1

“Dumbledore!” he called heartily as he walked up the slope. “How are you, my dear fellow, how are you?”

Blooming, thank you, Professor Karkaroff,” Dumbledore replied.

I've looked it up and found this definition:

informal Brit (intensifier): a blooming genius; blooming painful.

But it doesn't seem to fit for this context. What does "blooming" truly mean in this context?

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'Blooming' is a mild expletive that is commonly used in the United Kingdom and some other Commonwealth countries. However, as in the case of the two examples that you provided as part of your definition, 'blooming', when used as a mild expletive, is not followed by a comma. Its use is widely accepted in informal conversation, but should be used with discretion in more polite society and should rarely, if ever, be used in formal writing. The definition that you provided used this sense of the word.

'Blooming' in the sense used by Dumbledore, means 'in good health'. It is commonly used to describe women when the are pregnant. In this case 'Blooming,...' is an abbreviation for 'I am blooming,...', so it is rightly followed by a comma. For me, this is an unusual adjective to use to describe a male, although I would not say that using it to do so is incorrect. Most men would normally have responded by saying something like, 'I am well,...', or perhaps just, 'Fine,...'.

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It means "I'm doing just fine and dandy" or "Couldn't be better".

  • I didn't find this definition in dictionaries. Is it a common or formal reply to "how are you"? – dan Dec 14 '18 at 12:36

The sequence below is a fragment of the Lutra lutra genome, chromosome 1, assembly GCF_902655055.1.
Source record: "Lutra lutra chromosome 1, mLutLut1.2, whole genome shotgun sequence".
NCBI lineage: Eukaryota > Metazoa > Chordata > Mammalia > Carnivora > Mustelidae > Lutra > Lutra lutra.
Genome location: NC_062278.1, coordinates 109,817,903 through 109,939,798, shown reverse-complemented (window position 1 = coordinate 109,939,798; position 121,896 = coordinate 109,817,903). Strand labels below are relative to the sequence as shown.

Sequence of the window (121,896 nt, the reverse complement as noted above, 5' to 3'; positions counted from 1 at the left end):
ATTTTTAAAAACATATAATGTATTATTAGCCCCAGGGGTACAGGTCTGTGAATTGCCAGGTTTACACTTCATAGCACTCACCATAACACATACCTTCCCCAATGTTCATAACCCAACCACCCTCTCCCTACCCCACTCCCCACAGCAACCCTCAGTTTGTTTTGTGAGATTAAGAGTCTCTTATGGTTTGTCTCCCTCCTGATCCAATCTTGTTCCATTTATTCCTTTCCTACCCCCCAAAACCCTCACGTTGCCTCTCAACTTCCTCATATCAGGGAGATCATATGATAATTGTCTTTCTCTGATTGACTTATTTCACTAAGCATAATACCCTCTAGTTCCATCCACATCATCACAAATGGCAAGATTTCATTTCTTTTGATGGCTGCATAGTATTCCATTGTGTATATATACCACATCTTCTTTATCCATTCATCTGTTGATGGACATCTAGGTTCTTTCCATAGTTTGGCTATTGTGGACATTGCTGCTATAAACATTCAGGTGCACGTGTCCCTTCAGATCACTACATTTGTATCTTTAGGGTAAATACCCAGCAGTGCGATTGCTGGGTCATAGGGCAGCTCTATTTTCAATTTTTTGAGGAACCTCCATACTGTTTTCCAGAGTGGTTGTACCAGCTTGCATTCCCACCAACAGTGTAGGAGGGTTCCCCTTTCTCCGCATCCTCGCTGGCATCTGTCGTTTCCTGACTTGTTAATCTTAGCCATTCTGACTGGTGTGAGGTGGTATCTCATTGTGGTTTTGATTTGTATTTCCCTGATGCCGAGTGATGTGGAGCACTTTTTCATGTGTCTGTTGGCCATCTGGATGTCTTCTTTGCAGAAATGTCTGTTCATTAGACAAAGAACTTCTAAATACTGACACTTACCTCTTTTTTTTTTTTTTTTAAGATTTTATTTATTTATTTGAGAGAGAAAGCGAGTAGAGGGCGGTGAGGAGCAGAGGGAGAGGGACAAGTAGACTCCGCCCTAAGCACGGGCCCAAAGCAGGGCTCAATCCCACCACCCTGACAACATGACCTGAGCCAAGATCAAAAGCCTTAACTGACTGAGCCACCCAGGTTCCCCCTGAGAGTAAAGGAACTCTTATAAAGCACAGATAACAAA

• It is a friendly informal greeting. You don't hear it in the US. – Tᴚoɯɐuo Dec 14 '18 at 12:49
  • @dan See the defn in the following link to Merriam-Webster ([merriam-webster.com/dictionary/blooming]). Tᴚoɯɐuo, in the context in which it is used in the supplied sentence, this usage would not be commonly heard in the UK either. – James Dec 14 '18 at 12:57
  • @James: books.google.com/… – Tᴚoɯɐuo Dec 14 '18 at 13:30
  • Perhaps it is something used by older generations which has fallen out of fashion. – Tᴚoɯɐuo Dec 14 '18 at 15:29
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The use of the word "blooming" here is probably in line with the second definition listed in the Merriam-Webster dictionary for the word "bloom":

Image of dictionary text

It lists two subdefinitions:

  • a state or time of beauty, freshness, and vigor
  • a state or time of high development or achievement

And it gives an example:

  • a career in full bloom

All of these would be a sensible interpretation of Dumbledore's response to Karkaroff. Though Dumbledore is quite old, he is still fresh and vigorous, and he is still achieving.

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